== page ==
The information transmission between two stations in a prior art system using spotted beams takes place during a specific time interval or time slot, many slots constituting a frame, and in a specific direction. The transmission is normally repeated continuously. With reference to FIGS. 5 and 6 it is clear that when transmission is taking place between two stations, the stations are directed towards each other with regard to the transmitting as well as the receiving direction.

The time diagram in FIG. 7 shows how the transmission between stations is divided into frames or time intervals.

When the information flow is continuous the information is transmitted as packets in time slots which are stored and rebuilt at the receiving unit and then retransmitted from the system in the original shape. The transmission is transparent to the user. There is a certain delay in transmission mainly caused by the package transmission. Buffering and the rebuilding, see FIG. 8, in which 11 and 12 are references for peripheral stations and 10 for a central station. The time delay between each package or the repeated time slot in a frame is adjusted to the time delay acceptable in connected services. In public telephone networks a delay of up to 50 ms may be acceptable.

The wide area telecommunication, system according to the invention is intended for all types and combinations of telecommunication services, such as analog and digital telephone transmission, high quality sound and image transmission, low-speed asynchronous data transmission and synchronous data transmission, all services in corporation with other types of networks and services.

It is also possible to implement the system according to the invention for a specific service or for a specific combination of services. During the transmission phase the antenna of a central station is always directed towards a specific peripheral station, but a peripheral station may under certain circumstances, such as in mobile applications, utilize an omni directional antenna and/or a adaptive directional antenna.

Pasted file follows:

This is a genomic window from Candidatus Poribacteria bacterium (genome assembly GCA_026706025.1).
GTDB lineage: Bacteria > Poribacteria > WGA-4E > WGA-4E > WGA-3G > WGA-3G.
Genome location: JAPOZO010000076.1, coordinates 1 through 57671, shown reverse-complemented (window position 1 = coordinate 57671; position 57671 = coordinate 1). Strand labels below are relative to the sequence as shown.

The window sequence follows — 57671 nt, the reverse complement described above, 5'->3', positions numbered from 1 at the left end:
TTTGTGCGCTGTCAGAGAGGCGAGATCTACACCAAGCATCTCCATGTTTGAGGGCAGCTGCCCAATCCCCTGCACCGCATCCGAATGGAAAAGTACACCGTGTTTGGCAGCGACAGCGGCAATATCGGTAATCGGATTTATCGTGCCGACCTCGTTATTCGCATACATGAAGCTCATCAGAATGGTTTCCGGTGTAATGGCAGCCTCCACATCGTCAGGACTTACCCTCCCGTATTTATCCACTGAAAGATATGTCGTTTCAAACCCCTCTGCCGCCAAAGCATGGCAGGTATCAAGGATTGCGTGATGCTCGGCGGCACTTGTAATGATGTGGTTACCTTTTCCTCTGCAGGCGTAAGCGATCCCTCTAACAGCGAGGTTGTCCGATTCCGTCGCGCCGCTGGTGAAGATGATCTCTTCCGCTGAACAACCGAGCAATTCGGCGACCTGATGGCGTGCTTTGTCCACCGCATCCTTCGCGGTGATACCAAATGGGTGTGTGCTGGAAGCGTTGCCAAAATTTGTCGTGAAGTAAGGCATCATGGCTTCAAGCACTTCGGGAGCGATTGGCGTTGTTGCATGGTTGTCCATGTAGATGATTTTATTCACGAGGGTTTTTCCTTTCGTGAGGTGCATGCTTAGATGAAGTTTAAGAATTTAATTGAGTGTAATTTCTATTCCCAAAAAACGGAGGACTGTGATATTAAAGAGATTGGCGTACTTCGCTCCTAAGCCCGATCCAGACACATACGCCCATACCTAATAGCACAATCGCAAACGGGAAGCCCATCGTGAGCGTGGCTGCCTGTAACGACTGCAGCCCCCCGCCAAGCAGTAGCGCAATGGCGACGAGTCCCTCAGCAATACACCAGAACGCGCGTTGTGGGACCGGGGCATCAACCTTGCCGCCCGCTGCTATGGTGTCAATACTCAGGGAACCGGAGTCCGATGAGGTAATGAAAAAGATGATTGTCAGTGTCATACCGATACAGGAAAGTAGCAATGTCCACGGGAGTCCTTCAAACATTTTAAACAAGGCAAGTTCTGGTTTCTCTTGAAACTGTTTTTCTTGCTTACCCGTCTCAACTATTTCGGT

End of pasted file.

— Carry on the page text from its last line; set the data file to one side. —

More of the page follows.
Each station dynamically and continuously redirects itself to the next station in turn for transmission. To keep the system capacity high the redirection delay is made very short in relation to the time of the timeslots. In the system according to the invention the redirection time delays are about or less than 1 microsecond which means that the time losses due to redirection are marginal. At a channel capacity of 2 Mbite/s and 50 active stations less than 1 percent of transmission time is lost due to the redirection.

The system according to the invention is intended for stationary peripheral stations as well as mobile type peripheral stations. In a system comprising stationary peripheral stations the geographical position of each of the stations is stored. Position data are utilized when the central stations calculate and control the peripheral stations transmitting and receiving direction, time assignment according to traffic demand and timing in other subsystems, power and when applicable carrier frequency in order to optimize capacity and quality and minimize interferance. When a new station is connected or an active station is disconnected the system automatically recalculates transmission control data. Central stations use time slots in the frames during which the area covered by that central station is scanned to locate and identify any new station added and any previous active station disconnected or reconnected. Basically a central station of the system has three basic states or modes:

A) Identifying stations and compensating for distance variations, for correct timing and power control.

B) Controlling station traffic.

C) Transferring user and system information.

Optionally the system performs also:

D) Scanning for identifying non-active and new stations and the locations thereof.